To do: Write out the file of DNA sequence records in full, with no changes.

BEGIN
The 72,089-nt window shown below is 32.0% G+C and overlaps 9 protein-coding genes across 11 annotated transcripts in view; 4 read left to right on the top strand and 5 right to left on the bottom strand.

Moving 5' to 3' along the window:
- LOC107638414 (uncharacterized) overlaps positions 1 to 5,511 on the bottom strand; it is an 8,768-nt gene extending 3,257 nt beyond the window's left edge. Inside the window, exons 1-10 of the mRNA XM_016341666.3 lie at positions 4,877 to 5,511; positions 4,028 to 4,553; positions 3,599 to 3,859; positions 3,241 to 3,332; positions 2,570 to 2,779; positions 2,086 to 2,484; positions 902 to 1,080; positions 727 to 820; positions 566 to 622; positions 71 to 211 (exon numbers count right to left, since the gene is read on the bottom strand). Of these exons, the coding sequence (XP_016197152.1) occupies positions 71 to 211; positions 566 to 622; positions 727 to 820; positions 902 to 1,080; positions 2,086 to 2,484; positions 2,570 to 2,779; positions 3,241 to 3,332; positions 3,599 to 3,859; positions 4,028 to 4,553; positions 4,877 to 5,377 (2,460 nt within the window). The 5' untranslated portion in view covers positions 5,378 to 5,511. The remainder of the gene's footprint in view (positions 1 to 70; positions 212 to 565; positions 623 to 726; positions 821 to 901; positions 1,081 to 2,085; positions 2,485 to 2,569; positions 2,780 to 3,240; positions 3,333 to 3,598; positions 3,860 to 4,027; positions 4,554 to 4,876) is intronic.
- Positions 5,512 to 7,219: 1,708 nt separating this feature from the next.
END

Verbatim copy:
The 72,089-nt window shown below is 32.0% G+C and overlaps 9 protein-coding genes across 11 annotated transcripts in view; 4 read left to right on the top strand and 5 right to left on the bottom strand.

Moving 5' to 3' along the window:
- LOC107638414 (uncharacterized) overlaps positions 1 to 5,511 on the bottom strand; it is an 8,768-nt gene extending 3,257 nt beyond the window's left edge. Inside the window, exons 1-10 of the mRNA XM_016341666.3 lie at positions 4,877 to 5,511; positions 4,028 to 4,553; positions 3,599 to 3,859; positions 3,241 to 3,332; positions 2,570 to 2,779; positions 2,086 to 2,484; positions 902 to 1,080; positions 727 to 820; positions 566 to 622; positions 71 to 211 (exon numbers count right to left, since the gene is read on the bottom strand). Of these exons, the coding sequence (XP_016197152.1) occupies positions 71 to 211; positions 566 to 622; positions 727 to 820; positions 902 to 1,080; positions 2,086 to 2,484; positions 2,570 to 2,779; positions 3,241 to 3,332; positions 3,599 to 3,859; positions 4,028 to 4,553; positions 4,877 to 5,377 (2,460 nt within the window). The 5' untranslated portion in view covers positions 5,378 to 5,511. The remainder of the gene's footprint in view (positions 1 to 70; positions 212 to 565; positions 623 to 726; positions 821 to 901; positions 1,081 to 2,085; positions 2,485 to 2,569; positions 2,780 to 3,240; positions 3,333 to 3,598; positions 3,860 to 4,027; positions 4,554 to 4,876) is intronic.
- Positions 5,512 to 7,219: 1,708 nt separating this feature from the next.